“So I read it.  It took me a couple of days.  It touched me.  I went back to one of the men, and we talked about it.  Then he gave me another book and another.  We did this for months.  I learned that the world was immensely larger than I had imagined.”

            Moore found hope, he came to see life as trustworthy.  “Some people equate a life sentence with a death sentence.  The only way I can agree with that is if life itself is death.  A life sentence is not a death sentence unless you make it so.  We happen to be isolated for a time in a particular location but that doesn’t limit the mind.

            “Since I’ve been incarcerated my mind has traveled the universe, and I’ve met a host of people I would never have met in inner-city, urban Philadelphia.  More importantly, I have met and come to understand myself as a person, a member of the family of life.…

            “There are days, moments when we succumb, when we don’t feel like talking.  But those are fewer than the days when we are actively doing something, growing, learning and being.  The greatest thing we can do is to learn about self – discover who and what we are.  We go through life with perceptions about how society wants us to be or respond.  Instead we need to learn who we are, what we want, how we feel, what we like.  We should learn what our strengths, our weaknesses are.  Learning about me has been and is an enjoyable trip even in the midst of this life sentence.”[3]

            Earlier, I mentioned the experience of Oscar Wilde almost a hundred years ago.  He went to prison and lost everything.  The final and harshest blow came when he was separated from his children.  In despair, he later wrote, “I did not know what to do.  So I flung myself on my knees and bowed my head, and wept.…That moment seemed to save me.…It was my soul in its ultimate essence that I had reached.  In many ways I had been its enemy, but I found it waiting for me as a friend.”[4]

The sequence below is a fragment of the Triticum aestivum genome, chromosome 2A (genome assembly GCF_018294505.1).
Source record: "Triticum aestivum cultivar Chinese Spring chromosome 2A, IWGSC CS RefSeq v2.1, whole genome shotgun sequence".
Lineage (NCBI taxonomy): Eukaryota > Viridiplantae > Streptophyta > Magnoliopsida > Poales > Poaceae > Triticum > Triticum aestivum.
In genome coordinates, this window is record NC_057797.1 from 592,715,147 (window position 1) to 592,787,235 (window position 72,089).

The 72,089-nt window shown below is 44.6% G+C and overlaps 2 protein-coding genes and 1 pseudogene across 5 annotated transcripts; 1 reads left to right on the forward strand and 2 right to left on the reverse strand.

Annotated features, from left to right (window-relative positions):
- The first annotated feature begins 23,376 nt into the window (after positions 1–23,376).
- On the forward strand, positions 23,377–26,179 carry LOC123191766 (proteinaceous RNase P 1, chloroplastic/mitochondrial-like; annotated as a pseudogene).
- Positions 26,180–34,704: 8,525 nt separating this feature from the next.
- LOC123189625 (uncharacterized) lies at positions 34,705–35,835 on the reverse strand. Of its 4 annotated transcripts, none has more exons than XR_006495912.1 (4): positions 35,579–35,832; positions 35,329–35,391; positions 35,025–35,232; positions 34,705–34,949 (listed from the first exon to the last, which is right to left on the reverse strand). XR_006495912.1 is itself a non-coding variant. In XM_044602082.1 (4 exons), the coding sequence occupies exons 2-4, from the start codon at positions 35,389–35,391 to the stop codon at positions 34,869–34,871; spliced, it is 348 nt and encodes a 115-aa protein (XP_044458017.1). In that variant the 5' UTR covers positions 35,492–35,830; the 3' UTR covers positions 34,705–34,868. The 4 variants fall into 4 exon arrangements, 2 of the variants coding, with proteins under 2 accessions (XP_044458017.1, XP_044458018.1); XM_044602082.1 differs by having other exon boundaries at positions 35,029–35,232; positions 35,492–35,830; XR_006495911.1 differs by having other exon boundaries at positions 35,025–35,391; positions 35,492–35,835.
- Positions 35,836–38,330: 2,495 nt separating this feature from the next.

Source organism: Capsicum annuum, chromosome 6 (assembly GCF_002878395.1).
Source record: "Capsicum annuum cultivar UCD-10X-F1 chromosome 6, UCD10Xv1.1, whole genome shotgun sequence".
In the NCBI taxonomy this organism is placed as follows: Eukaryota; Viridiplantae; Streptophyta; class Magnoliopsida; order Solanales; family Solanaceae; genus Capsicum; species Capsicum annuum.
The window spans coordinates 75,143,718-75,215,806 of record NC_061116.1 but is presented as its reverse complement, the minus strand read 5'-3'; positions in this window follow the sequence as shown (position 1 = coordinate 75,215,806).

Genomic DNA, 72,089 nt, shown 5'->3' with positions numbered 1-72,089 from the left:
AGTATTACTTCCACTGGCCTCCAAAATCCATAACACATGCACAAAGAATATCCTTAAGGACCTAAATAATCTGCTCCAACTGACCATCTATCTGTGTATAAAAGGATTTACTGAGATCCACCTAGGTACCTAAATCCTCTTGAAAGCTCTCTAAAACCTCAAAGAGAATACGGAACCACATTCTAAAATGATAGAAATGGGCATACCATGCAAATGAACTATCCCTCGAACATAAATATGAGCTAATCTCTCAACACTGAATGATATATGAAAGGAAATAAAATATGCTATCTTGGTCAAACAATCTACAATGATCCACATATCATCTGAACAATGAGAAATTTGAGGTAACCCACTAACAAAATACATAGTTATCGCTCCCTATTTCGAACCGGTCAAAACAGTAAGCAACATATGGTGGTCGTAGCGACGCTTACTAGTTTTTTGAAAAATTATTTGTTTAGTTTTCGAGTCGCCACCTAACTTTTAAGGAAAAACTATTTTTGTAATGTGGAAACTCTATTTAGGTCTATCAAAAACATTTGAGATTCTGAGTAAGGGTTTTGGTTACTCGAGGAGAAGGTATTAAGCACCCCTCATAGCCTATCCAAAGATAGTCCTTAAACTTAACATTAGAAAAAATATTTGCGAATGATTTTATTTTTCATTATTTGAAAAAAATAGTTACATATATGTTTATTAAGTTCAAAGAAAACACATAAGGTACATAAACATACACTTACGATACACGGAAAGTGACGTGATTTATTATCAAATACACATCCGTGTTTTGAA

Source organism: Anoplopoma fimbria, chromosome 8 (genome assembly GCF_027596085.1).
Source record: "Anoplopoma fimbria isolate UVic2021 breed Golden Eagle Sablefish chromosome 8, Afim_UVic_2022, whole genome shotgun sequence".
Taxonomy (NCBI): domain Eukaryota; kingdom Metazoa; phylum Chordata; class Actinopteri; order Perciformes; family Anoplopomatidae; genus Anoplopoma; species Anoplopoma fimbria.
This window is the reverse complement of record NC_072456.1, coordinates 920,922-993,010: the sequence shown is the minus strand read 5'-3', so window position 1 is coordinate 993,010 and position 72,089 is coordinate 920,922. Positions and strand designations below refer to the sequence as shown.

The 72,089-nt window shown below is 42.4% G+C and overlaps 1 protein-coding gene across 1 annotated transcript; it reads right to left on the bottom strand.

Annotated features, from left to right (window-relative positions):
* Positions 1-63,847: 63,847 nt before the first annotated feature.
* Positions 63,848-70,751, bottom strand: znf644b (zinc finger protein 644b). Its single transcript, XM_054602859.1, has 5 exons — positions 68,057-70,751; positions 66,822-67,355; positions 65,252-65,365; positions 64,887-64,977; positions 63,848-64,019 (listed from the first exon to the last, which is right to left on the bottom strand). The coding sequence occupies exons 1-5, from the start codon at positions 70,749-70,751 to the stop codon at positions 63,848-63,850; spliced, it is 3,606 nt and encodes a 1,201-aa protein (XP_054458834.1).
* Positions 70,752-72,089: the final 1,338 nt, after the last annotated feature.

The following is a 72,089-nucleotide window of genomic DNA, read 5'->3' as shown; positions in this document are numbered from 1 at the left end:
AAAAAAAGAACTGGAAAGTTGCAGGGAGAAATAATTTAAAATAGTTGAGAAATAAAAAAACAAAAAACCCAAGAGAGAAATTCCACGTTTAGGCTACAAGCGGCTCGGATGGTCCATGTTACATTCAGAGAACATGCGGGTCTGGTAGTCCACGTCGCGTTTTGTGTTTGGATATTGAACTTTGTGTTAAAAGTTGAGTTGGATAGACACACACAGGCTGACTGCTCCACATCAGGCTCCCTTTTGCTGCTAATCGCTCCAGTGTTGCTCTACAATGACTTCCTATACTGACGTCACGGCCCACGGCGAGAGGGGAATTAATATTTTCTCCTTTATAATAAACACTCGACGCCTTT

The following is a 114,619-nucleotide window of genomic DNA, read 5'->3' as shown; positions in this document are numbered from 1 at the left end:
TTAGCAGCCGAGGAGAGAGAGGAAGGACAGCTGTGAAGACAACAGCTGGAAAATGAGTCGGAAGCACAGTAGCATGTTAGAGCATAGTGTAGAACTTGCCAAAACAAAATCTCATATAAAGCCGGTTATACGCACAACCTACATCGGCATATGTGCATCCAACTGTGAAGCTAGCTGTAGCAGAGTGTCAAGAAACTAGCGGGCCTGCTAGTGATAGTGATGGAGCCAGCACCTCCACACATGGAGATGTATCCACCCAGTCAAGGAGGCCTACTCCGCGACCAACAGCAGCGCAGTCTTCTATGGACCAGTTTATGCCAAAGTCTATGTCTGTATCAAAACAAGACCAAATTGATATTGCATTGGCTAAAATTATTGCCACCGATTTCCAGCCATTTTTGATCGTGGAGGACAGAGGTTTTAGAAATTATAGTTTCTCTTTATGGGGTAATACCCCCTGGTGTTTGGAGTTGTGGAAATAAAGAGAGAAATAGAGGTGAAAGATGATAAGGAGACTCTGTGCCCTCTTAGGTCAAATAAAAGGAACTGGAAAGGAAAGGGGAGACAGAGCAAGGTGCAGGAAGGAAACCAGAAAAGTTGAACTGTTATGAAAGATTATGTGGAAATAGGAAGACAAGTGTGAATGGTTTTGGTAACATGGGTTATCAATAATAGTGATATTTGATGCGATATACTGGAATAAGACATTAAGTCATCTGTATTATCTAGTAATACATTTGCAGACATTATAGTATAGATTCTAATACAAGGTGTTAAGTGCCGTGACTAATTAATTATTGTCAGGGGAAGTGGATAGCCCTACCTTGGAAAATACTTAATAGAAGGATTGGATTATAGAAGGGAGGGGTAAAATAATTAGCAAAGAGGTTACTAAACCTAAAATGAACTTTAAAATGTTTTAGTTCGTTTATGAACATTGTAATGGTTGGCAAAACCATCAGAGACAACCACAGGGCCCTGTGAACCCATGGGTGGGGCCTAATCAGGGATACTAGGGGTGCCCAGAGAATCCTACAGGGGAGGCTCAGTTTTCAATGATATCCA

This experience changed Wilde’s entire perspective on his life in prison.  At first, during his deepest grief, he had simply felt that he was in hell and was inconsolable.  However, when he found his soul as his friend, he began to notice signs of life around himself, even there.  He discovered some fellow travellers, others who through their suffering also were discovering their souls as friends.  He ends up concluding, “The prison style is absolutely and eternally wrong.  I would give anything to be able to alter it when I go out.  I intend to try.  But there is nothing in the world so wrong but that the spirit of humanity, which is the spirit of love, the spirit of Christ who is not in churches, may make it, if not right, at least possible to be borne without too much bitterness of heart.”[5]

            Wilde discovered the tremendous power of self-awareness.  He discovered the ability to find gain even in the most destructive of environments.  The spirit of Christ does its healing work even there – maybe most especially there.

            Out of such stories comes the basis for trust.  Trust, as Paul affirms in Romans 8, recognizes that nothing can overcome the love of God.